Through the years, my own faith has been strengthened and invigorated by such Christian groups, both church-sponsored and outside, or parachurch organizations. After the Lay Witness Mission faded in this area, it wasn’t long before the Walk to Emmaus, Methodist-sponsored but welcoming all denominations, became a huge influence in the Panhandle.
            Emmaus has touched men, women and teenagers from virtually every type of church, and I know of several people whose three-day Walks led them to full-time ministry.
            The Walk to Emmaus still is a vital movement in the region, though not quite as widespread as it was in the 1990s and 2000s. It has continued alongside other activities, some that light fires for a short time and others that last for decades.
            The Promise Keepers men’s ministry, based in Colorado, made better husbands and better Christians out of thousands in this area. Many denominations, including some Catholics, worked for weeks to prepare Amarillo for the Franklin Graham Festival in 2000, a football stadium event that attracted crowds from all over West Texas.
            The Fellowship of Christian Athletes is a constant positive presence in area schools. The Navigators have for 80 years sought “to know Christ and make him known” on college campuses and military bases. Emmaus spawned Kairos, a highly effective prison ministry in which laymen share their faith stories with the “men in white.” The Catholic equivalent to Emmaus is Cursillo, which also builds individuals’ relationships with God.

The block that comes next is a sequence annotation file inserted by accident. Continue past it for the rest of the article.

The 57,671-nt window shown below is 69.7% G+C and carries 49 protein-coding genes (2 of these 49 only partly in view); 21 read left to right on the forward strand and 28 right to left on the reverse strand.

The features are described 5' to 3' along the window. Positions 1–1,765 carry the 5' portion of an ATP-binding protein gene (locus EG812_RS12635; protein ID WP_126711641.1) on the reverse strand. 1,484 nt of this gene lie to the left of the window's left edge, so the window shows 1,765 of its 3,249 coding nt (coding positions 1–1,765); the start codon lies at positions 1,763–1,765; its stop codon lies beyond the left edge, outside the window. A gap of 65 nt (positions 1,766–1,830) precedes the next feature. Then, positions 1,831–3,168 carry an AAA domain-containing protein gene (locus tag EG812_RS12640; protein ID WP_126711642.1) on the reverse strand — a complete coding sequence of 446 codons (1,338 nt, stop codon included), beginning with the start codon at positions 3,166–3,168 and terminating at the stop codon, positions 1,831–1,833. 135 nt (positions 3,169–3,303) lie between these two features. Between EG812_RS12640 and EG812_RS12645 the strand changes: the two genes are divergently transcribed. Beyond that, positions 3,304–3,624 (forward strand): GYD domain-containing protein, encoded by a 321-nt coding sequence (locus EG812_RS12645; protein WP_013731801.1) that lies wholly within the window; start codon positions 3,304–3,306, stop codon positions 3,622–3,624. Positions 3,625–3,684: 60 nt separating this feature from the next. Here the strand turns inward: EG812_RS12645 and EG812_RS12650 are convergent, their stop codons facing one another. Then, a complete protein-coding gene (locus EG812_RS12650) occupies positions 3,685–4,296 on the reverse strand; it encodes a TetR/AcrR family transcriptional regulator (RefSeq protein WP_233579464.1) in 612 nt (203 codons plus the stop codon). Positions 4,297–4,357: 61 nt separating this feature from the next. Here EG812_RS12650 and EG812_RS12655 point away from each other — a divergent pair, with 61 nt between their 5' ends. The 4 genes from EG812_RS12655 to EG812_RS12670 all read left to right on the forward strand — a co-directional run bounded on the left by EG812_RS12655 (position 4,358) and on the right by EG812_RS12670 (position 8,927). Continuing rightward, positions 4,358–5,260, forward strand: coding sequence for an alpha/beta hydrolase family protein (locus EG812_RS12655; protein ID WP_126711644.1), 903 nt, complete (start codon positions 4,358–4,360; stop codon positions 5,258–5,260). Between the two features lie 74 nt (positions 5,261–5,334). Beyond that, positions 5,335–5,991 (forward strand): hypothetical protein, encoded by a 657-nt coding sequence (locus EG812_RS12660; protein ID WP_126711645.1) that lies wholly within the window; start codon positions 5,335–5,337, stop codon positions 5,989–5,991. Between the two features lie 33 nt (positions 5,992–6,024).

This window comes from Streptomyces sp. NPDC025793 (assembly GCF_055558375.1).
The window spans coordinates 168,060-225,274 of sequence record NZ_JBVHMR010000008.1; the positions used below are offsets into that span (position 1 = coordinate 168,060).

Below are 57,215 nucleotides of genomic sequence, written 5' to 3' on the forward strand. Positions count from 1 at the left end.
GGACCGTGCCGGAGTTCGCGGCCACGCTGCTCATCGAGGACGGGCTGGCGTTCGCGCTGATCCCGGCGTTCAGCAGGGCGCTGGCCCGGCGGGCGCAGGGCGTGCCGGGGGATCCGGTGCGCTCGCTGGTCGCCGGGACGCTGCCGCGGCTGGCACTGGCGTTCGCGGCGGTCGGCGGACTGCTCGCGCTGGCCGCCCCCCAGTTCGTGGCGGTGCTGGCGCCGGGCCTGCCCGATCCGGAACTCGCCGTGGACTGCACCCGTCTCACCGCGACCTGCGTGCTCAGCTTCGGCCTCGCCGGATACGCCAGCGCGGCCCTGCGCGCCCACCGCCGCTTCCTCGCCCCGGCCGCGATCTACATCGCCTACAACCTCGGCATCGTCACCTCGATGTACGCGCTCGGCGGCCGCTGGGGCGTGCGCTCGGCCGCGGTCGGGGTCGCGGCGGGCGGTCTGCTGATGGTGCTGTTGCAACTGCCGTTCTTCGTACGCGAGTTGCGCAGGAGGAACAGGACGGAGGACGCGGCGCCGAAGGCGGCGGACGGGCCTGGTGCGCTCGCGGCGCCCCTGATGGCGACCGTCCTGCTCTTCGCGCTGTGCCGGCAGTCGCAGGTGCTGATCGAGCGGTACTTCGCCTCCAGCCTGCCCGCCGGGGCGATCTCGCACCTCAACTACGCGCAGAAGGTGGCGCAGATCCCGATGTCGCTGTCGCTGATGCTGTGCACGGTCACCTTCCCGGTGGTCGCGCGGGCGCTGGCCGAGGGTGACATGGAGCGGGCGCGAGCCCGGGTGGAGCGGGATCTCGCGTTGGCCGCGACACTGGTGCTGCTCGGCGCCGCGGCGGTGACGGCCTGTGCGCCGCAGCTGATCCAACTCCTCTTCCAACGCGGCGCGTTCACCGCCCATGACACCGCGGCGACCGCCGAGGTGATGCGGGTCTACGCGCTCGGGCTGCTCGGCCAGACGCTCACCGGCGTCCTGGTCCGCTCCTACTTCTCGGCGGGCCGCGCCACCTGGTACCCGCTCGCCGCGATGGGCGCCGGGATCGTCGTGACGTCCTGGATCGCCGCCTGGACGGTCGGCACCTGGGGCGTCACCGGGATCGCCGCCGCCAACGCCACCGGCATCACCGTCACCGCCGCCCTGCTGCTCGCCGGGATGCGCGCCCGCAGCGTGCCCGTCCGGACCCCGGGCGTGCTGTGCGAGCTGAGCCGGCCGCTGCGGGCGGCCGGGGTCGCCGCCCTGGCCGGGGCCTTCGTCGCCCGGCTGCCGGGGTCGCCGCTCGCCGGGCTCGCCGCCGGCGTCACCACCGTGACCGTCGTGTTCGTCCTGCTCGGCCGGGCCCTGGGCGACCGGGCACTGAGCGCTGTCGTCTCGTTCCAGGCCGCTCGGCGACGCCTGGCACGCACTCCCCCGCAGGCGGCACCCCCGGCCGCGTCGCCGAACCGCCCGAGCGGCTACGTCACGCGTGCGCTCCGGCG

Such “outside” or “extra” Christian groups tend to excite people, sometimes because they’re the new kid on the block. It’s easy for even committed Christians to become complacent, even bored, if all they do is sit in a pew once or twice a week. Ministries such as Promise Keepers and IF can be valuable “add-ons” to keep Christians active.
            But parachurch groups and even church-sponsored activities are not meant to be the focus of faith. They only support the church that God created. They are a great addition, but a Christian’s home base should be his or her local church. 
            Jesus said in Matthew 18:20, “For where two or three are gathered in my name, there am I in the midst of them.” (RSV) Those gatherings can be in a sanctuary, in a house, in an arena, even in a coffee shop.
            I love it when Christians of different backgrounds get together. It’s even better when we open up and talk about our own experiences with God.
                                                              * * *

            Mike Haynes teaches journalism at Amarillo College. He can be reached at AC, the Amarillo Globe-News or Go to for other recent columns.